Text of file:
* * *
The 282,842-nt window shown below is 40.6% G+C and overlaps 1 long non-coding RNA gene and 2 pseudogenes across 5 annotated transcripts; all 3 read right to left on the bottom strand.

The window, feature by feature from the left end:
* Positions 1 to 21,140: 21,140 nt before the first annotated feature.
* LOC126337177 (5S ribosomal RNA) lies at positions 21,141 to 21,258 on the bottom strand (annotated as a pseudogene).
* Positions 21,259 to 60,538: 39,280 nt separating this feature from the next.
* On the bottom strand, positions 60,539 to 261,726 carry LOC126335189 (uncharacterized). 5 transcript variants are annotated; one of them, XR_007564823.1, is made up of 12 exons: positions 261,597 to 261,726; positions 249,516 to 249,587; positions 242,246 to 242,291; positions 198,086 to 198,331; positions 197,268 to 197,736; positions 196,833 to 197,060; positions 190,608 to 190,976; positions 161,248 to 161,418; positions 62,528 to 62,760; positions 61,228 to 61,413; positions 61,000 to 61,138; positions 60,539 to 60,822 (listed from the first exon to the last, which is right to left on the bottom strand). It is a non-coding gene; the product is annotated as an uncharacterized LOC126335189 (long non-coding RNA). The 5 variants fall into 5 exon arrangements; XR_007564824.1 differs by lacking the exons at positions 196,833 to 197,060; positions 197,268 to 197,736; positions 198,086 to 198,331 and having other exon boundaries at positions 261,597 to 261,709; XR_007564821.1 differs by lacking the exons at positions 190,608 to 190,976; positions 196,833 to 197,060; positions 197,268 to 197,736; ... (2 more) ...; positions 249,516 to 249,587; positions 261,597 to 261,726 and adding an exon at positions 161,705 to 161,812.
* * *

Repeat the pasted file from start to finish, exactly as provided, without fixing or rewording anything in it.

The 282,842-nt window shown below is 40.6% G+C and overlaps 1 long non-coding RNA gene and 2 pseudogenes across 5 annotated transcripts; all 3 read right to left on the bottom strand.

The window, feature by feature from the left end:
* Positions 1 to 21,140: 21,140 nt before the first annotated feature.
* LOC126337177 (5S ribosomal RNA) lies at positions 21,141 to 21,258 on the bottom strand (annotated as a pseudogene).
* Positions 21,259 to 60,538: 39,280 nt separating this feature from the next.
* On the bottom strand, positions 60,539 to 261,726 carry LOC126335189 (uncharacterized). 5 transcript variants are annotated; one of them, XR_007564823.1, is made up of 12 exons: positions 261,597 to 261,726; positions 249,516 to 249,587; positions 242,246 to 242,291; positions 198,086 to 198,331; positions 197,268 to 197,736; positions 196,833 to 197,060; positions 190,608 to 190,976; positions 161,248 to 161,418; positions 62,528 to 62,760; positions 61,228 to 61,413; positions 61,000 to 61,138; positions 60,539 to 60,822 (listed from the first exon to the last, which is right to left on the bottom strand). It is a non-coding gene; the product is annotated as an uncharacterized LOC126335189 (long non-coding RNA). The 5 variants fall into 5 exon arrangements; XR_007564824.1 differs by lacking the exons at positions 196,833 to 197,060; positions 197,268 to 197,736; positions 198,086 to 198,331 and having other exon boundaries at positions 261,597 to 261,709; XR_007564821.1 differs by lacking the exons at positions 190,608 to 190,976; positions 196,833 to 197,060; positions 197,268 to 197,736; ... (2 more) ...; positions 249,516 to 249,587; positions 261,597 to 261,726 and adding an exon at positions 161,705 to 161,812.